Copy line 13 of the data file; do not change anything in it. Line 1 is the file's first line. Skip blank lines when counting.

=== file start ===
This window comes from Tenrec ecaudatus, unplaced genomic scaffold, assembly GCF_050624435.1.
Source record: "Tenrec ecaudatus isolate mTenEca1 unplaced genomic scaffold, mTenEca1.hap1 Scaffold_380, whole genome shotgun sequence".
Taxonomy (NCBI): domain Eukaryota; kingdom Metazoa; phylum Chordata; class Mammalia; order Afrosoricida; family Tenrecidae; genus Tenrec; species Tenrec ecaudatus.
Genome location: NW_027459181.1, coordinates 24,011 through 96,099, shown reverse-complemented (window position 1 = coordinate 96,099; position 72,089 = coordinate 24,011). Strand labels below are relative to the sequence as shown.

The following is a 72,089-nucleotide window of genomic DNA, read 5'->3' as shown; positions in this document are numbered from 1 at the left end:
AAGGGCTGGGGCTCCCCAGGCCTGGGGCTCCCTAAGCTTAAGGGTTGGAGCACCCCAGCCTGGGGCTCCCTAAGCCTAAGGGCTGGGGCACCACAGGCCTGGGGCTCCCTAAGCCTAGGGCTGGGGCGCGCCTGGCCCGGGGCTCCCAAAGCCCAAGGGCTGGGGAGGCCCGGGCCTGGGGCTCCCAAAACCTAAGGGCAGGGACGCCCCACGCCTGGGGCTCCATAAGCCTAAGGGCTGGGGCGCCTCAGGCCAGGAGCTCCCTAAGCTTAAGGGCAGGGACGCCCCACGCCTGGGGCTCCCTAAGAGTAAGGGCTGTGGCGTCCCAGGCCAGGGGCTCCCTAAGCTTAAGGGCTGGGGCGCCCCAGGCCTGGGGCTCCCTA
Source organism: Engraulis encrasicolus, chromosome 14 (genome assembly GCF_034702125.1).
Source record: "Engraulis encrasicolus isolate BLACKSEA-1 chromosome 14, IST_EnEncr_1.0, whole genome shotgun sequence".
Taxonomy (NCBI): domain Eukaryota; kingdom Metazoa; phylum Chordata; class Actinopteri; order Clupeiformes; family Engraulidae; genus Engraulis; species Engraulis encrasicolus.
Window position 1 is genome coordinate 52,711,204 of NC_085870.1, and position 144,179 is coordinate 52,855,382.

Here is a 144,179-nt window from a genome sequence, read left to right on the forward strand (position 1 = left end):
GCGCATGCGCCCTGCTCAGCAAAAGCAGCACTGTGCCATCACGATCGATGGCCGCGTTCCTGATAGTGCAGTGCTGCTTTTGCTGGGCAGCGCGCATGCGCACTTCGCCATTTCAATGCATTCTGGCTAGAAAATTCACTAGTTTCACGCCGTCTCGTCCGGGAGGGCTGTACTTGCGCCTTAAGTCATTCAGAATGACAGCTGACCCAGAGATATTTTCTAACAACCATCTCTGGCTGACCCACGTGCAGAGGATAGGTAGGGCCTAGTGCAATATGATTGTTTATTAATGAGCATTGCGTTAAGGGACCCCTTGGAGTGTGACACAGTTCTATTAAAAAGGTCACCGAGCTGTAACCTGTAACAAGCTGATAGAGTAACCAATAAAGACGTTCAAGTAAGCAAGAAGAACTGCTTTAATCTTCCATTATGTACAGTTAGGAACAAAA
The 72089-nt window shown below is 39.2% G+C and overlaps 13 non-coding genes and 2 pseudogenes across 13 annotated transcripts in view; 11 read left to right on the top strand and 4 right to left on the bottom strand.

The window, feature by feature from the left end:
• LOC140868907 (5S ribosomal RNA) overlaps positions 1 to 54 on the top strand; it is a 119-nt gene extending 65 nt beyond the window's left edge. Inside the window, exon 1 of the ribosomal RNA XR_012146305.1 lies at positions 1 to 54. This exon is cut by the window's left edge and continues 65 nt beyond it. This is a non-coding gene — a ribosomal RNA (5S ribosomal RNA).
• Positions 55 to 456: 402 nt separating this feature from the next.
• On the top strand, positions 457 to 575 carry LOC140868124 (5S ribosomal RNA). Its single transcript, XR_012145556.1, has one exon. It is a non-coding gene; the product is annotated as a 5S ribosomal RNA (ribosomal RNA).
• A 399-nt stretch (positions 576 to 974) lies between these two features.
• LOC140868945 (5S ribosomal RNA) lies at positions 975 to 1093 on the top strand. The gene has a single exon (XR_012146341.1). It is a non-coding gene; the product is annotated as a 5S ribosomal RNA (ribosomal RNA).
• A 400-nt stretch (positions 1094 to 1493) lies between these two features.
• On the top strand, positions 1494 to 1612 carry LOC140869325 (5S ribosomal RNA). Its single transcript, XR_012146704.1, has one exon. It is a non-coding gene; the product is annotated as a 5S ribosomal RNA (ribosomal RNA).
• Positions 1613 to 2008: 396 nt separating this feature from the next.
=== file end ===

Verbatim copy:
The 72089-nt window shown below is 39.2% G+C and overlaps 13 non-coding genes and 2 pseudogenes across 13 annotated transcripts in view; 11 read left to right on the top strand and 4 right to left on the bottom strand.